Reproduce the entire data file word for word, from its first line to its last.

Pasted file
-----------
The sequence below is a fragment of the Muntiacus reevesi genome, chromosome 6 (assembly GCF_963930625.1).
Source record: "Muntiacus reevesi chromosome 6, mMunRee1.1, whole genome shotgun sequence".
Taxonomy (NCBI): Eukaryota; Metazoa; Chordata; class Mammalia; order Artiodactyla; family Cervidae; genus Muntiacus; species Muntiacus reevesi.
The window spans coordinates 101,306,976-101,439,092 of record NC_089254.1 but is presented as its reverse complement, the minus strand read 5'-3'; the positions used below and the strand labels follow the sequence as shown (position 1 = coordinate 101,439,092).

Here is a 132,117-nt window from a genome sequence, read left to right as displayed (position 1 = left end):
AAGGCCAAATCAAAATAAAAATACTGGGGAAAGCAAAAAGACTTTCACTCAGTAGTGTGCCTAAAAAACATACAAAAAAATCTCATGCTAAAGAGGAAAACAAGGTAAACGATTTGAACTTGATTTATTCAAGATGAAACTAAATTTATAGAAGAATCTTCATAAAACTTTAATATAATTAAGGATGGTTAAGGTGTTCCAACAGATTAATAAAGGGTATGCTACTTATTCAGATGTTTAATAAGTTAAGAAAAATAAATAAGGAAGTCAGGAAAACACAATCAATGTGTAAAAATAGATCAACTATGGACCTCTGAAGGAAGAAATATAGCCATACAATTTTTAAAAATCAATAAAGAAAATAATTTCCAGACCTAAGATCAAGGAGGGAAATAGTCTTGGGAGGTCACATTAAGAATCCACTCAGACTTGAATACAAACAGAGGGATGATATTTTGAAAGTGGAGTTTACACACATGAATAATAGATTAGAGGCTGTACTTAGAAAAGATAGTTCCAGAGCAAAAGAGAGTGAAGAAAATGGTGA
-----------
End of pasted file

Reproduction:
The sequence below is a fragment of the Muntiacus reevesi genome, chromosome 6 (assembly GCF_963930625.1).
Source record: "Muntiacus reevesi chromosome 6, mMunRee1.1, whole genome shotgun sequence".
Taxonomy (NCBI): Eukaryota; Metazoa; Chordata; class Mammalia; order Artiodactyla; family Cervidae; genus Muntiacus; species Muntiacus reevesi.
The window spans coordinates 101,306,976-101,439,092 of record NC_089254.1 but is presented as its reverse complement, the minus strand read 5'-3'; the positions used below and the strand labels follow the sequence as shown (position 1 = coordinate 101,439,092).

Here is a 132,117-nt window from a genome sequence, read left to right as displayed (position 1 = left end):
AAGGCCAAATCAAAATAAAAATACTGGGGAAAGCAAAAAGACTTTCACTCAGTAGTGTGCCTAAAAAACATACAAAAAAATCTCATGCTAAAGAGGAAAACAAGGTAAACGATTTGAACTTGATTTATTCAAGATGAAACTAAATTTATAGAAGAATCTTCATAAAACTTTAATATAATTAAGGATGGTTAAGGTGTTCCAACAGATTAATAAAGGGTATGCTACTTATTCAGATGTTTAATAAGTTAAGAAAAATAAATAAGGAAGTCAGGAAAACACAATCAATGTGTAAAAATAGATCAACTATGGACCTCTGAAGGAAGAAATATAGCCATACAATTTTTAAAAATCAATAAAGAAAATAATTTCCAGACCTAAGATCAAGGAGGGAAATAGTCTTGGGAGGTCACATTAAGAATCCACTCAGACTTGAATACAAACAGAGGGATGATATTTTGAAAGTGGAGTTTACACACATGAATAATAGATTAGAGGCTGTACTTAGAAAAGATAGTTCCAGAGCAAAAGAGAGTGAAGAAAATGGTGA